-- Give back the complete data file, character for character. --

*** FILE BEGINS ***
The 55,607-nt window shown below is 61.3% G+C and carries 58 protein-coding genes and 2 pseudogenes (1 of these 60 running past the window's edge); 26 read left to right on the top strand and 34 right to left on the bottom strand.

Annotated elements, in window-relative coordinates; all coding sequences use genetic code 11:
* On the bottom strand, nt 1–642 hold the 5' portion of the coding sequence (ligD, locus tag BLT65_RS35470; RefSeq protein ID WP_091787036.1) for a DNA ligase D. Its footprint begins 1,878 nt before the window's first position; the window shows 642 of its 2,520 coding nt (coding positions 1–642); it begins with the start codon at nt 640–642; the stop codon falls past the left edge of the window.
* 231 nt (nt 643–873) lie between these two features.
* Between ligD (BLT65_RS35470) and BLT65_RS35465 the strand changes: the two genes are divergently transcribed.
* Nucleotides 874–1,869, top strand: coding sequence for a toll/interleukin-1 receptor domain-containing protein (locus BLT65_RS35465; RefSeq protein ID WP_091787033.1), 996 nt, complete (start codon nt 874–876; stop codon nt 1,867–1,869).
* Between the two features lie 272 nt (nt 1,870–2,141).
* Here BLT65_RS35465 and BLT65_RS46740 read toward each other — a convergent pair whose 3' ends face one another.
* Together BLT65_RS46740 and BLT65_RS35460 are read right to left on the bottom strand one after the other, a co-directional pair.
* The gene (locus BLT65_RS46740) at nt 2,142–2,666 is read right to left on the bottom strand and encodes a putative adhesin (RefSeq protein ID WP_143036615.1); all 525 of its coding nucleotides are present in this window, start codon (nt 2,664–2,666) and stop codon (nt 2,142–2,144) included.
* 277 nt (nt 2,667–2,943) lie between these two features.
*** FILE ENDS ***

The 55,607-nt window shown below is 61.3% G+C and carries 58 protein-coding genes and 2 pseudogenes (1 of these 60 running past the window's edge); 26 read left to right on the top strand and 34 right to left on the bottom strand.

Annotated elements, in window-relative coordinates; all coding sequences use genetic code 11:
* On the bottom strand, nt 1–642 hold the 5' portion of the coding sequence (ligD, locus tag BLT65_RS35470; RefSeq protein ID WP_091787036.1) for a DNA ligase D. Its footprint begins 1,878 nt before the window's first position; the window shows 642 of its 2,520 coding nt (coding positions 1–642); it begins with the start codon at nt 640–642; the stop codon falls past the left edge of the window.
* 231 nt (nt 643–873) lie between these two features.
* Between ligD (BLT65_RS35470) and BLT65_RS35465 the strand changes: the two genes are divergently transcribed.
* Nucleotides 874–1,869, top strand: coding sequence for a toll/interleukin-1 receptor domain-containing protein (locus BLT65_RS35465; RefSeq protein ID WP_091787033.1), 996 nt, complete (start codon nt 874–876; stop codon nt 1,867–1,869).
* Between the two features lie 272 nt (nt 1,870–2,141).
* Here BLT65_RS35465 and BLT65_RS46740 read toward each other — a convergent pair whose 3' ends face one another.
* Together BLT65_RS46740 and BLT65_RS35460 are read right to left on the bottom strand one after the other, a co-directional pair.
* The gene (locus BLT65_RS46740) at nt 2,142–2,666 is read right to left on the bottom strand and encodes a putative adhesin (RefSeq protein ID WP_143036615.1); all 525 of its coding nucleotides are present in this window, start codon (nt 2,664–2,666) and stop codon (nt 2,142–2,144) included.
* 277 nt (nt 2,667–2,943) lie between these two features.